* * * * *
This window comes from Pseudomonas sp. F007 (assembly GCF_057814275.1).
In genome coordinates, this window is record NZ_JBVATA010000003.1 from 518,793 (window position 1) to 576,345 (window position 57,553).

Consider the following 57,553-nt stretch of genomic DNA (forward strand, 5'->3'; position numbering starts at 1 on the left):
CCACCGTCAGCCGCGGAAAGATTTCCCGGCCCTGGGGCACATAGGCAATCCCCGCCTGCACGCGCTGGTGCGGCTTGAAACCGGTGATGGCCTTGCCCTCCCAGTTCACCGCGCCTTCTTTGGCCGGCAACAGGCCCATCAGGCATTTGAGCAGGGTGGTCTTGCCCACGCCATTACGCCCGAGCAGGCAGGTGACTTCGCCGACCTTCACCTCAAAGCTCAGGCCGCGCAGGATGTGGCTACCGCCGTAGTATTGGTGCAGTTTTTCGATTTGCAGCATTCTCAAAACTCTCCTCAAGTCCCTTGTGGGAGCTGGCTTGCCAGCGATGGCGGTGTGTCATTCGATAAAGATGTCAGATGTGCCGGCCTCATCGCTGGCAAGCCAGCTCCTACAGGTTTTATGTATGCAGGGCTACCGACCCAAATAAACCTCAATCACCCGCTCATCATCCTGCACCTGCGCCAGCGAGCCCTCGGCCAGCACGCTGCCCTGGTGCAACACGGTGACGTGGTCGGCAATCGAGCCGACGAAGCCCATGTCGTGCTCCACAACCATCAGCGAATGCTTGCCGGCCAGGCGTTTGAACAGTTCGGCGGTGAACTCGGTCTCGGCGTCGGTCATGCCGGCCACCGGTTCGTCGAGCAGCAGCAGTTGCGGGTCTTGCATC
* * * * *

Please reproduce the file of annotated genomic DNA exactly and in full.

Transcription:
This window comes from Pseudomonas sp. F007 (assembly GCF_057814275.1).
In genome coordinates, this window is record NZ_JBVATA010000003.1 from 518,793 (window position 1) to 576,345 (window position 57,553).

Consider the following 57,553-nt stretch of genomic DNA (forward strand, 5'->3'; position numbering starts at 1 on the left):
CCACCGTCAGCCGCGGAAAGATTTCCCGGCCCTGGGGCACATAGGCAATCCCCGCCTGCACGCGCTGGTGCGGCTTGAAACCGGTGATGGCCTTGCCCTCCCAGTTCACCGCGCCTTCTTTGGCCGGCAACAGGCCCATCAGGCATTTGAGCAGGGTGGTCTTGCCCACGCCATTACGCCCGAGCAGGCAGGTGACTTCGCCGACCTTCACCTCAAAGCTCAGGCCGCGCAGGATGTGGCTACCGCCGTAGTATTGGTGCAGTTTTTCGATTTGCAGCATTCTCAAAACTCTCCTCAAGTCCCTTGTGGGAGCTGGCTTGCCAGCGATGGCGGTGTGTCATTCGATAAAGATGTCAGATGTGCCGGCCTCATCGCTGGCAAGCCAGCTCCTACAGGTTTTATGTATGCAGGGCTACCGACCCAAATAAACCTCAATCACCCGCTCATCATCCTGCACCTGCGCCAGCGAGCCCTCGGCCAGCACGCTGCCCTGGTGCAACACGGTGACGTGGTCGGCAATCGAGCCGACGAAGCCCATGTCGTGCTCCACAACCATCAGCGAATGCTTGCCGGCCAGGCGTTTGAACAGTTCGGCGGTGAACTCGGTCTCGGCGTCGGTCATGCCGGCCACCGGTTCGTCGAGCAGCAGCAGTTGCGGGTCTTGCATC